It seems like yesterday when I met Robert Gregory. He came to the hospital with his niece who was referred to exclude alkaptonuria (AKU) – before I knew it Robert had registered an AKU Society with the Charity Commission, with me as Medical Director/Co-Founder – my AKU journey had begun in 2003.
At the time I was running three weekly hospital clinics, leading an analytical section in the laboratory, giving around 30 lectures to medical students yearly, hosting three special study modules for medical students, lecturing colleagues within and outside hospital, establishing research into obesity and diabetes (my PhD interests from Surrey), writing papers for journals, writing grant applications, supervising MSc research projects – a busy life! Fortunately, the AKUS was joined soon after by the young Nick Sireau, father of two children with AKU. Swedish Orphan (Sobi) provided a grant for an AKU website, helping support patients from across the World.
Professor William Gahl from the National Institutes of Health (NIH) visited the UK and we had high hopes that nitisinone might soon be available to treat AKU following the NIH trial. I remember the hopeful speeches in the House of Lords, as well as the First International AKU Workshop (15 people) – small beginnings! The constant support from the NIH and Dr Wendy Introne who shared the AKU experience in NIH with us will always be appreciated.
Enter the outstanding scientist – Professor Jim Gallagher from the University of Liverpool joins the AKU team in 2006 – the first AKU mouse model of ochronosis was developed and was a clear demonstration that nitisinone worked in these AKU mice. The strong basic science support has been key to progress in our group.
In 2005 Nick and I were shown the door at the Department of Health HQ in London. We wanted help in finding out how many AKU cases there were in the UK; clearly, we were not credible. We therefore went about developing the basic and clinical research in AKU. I want to remember the incredible generosity of three patients with AKU who sadly died but left their bodies for further study – we learnt so much from their generosity, which has made all the progress possible.
Soon there was a big blow for AKU efforts – the NIH trial was inconclusive after a three-year study with nitisinone.
Persuading the pharmaceutical company making nitisinone, Swedish Orphan Biovitrum (Sobi), to come on board with us for a new clinical trial was challenging. It also almost sent me to jail in Stockholm airport – because I had a green laser pen on me, which I had used to present data at Sobi!
In 2011 we applied to become a National AKU Centre (NAC) in Liverpool and also applied to the European Commission for a research grant in to new nitisinone trials. Our efforts to have Liverpool designated as a National AKU Centre arrived on 1st April 2012 – April Fool’s day! The official opening of the centre was in January 2013 – Robert was guest of honour. The NAC has been incredibly successful with bringing together a large group of hospital specialists to provide a one-stop care to patients from England and Scotland and make nitisinone available as treatment for the first time anywhere in the world. I’m very proud of our group, including the AKU Society which has been central to all our efforts. The patients have been wonderful and appreciative and it has been a pleasure to care for them over the years.
Unbelievably in May 2012, the European Commission provided us with a huge grant for clinical trials – Nick was in Liverpool on the day we heard – I told him on the road corner from the Sherrington Building in the University of Liverpool, and we hugged each other. Once the European project started, recruitment for SONIA 1 in Slovakia was proving difficult, and this led to Nick and I to take a trip to Piešťany. We took a train ride from Piešťany to see a doctor who instead of helping with recruitment gave us a very good lunch and advised me to pray to Christ with noon time carol singing – perhaps she thought that would improve our chances of recruitment!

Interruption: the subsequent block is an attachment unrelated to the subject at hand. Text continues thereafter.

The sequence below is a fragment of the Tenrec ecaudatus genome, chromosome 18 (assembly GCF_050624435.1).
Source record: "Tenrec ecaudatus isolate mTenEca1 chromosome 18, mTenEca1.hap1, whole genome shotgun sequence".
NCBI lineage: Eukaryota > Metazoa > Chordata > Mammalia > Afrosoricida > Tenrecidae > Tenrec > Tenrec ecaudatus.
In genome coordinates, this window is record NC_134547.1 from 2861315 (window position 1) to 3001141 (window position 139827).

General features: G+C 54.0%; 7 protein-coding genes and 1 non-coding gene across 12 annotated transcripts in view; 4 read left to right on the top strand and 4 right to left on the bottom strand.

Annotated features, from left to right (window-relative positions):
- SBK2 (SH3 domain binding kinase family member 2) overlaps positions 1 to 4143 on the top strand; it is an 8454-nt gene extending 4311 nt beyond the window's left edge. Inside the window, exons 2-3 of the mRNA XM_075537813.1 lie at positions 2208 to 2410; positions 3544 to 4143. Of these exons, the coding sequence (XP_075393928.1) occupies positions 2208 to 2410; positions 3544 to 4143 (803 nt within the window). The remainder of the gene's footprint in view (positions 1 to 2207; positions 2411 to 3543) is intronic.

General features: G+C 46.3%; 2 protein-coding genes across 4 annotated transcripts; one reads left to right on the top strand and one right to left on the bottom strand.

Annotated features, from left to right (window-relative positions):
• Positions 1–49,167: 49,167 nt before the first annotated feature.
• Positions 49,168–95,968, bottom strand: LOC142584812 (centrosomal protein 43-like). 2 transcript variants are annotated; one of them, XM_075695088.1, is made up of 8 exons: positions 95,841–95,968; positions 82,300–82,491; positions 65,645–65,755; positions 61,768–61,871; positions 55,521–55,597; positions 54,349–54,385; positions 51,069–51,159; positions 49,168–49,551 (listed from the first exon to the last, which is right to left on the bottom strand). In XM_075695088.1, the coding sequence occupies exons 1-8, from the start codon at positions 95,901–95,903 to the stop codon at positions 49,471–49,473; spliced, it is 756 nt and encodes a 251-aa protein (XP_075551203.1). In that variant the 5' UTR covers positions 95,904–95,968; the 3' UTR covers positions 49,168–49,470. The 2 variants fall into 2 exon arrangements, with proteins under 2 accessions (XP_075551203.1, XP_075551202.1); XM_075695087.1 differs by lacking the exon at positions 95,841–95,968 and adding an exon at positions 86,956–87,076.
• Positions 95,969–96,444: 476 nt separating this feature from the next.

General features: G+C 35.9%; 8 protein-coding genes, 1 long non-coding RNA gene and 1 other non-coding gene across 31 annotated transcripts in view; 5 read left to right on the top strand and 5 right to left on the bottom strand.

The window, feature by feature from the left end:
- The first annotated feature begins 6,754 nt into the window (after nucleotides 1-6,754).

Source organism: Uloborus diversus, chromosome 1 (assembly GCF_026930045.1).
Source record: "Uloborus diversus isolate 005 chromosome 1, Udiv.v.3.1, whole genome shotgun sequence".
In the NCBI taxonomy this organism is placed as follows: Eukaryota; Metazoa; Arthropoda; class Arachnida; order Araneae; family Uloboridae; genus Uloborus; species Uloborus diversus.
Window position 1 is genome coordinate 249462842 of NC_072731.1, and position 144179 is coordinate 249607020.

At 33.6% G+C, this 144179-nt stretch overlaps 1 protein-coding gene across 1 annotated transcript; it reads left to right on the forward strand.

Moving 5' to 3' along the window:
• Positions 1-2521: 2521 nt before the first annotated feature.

I also remember the ending of SONIA 2 – in chaos. This was due to the first snowfall in Siena in 20 years. We were lucky to have only had a short delay and all of us made it home safely. There have been many, many heroes along the way in SONIA 2 and it has been a fantastic team effort. The tireless work by the AKU Society, and PSR in Amsterdam, has been instrumental in completing the trial successfully.
I met colleagues at Sobi on Midsummers day in Stockholm (21st June 2019); the SONIA 2 data was convincing, and everybody agreed the study was a success. Sobi agreed to apply for marketing authorisation with the European Medicines Agency (EMA). The culmination of a decade of effort. The whole Sobi team, changing over the long study period, have been exceptional guiding the group. We now need to work out how to ensure equitable access to medications going forward.
Without realizing it, it was now time for me to retire from full-time working. I have been working part-time since January 2018. On the 1st February 2020, I handed over the Clinical Directorship of the NAC to Dr Milad Khedr – sad but proud of what we have achieved. I plan to continue as part-time consultant and help in any way I can.
I heard in the second week of February 2020 that Sobi have submitted all documents to the EMA requesting them to license nitisinone for AKU – great news.
Going forward there remain challenges – is a cure possible for AKU with gene therapy? Can we help patients taking nitisinone with less dietary protein restriction? Can we make nitisinone access more widely – in UK, Europe and the world?
The lesson I learnt in my AKU journey is that to solve a problem quickly, it is necessary to work with people rather than go it alone. I have learnt so much from the people I have worked with. I will always be grateful to have had the opportunity.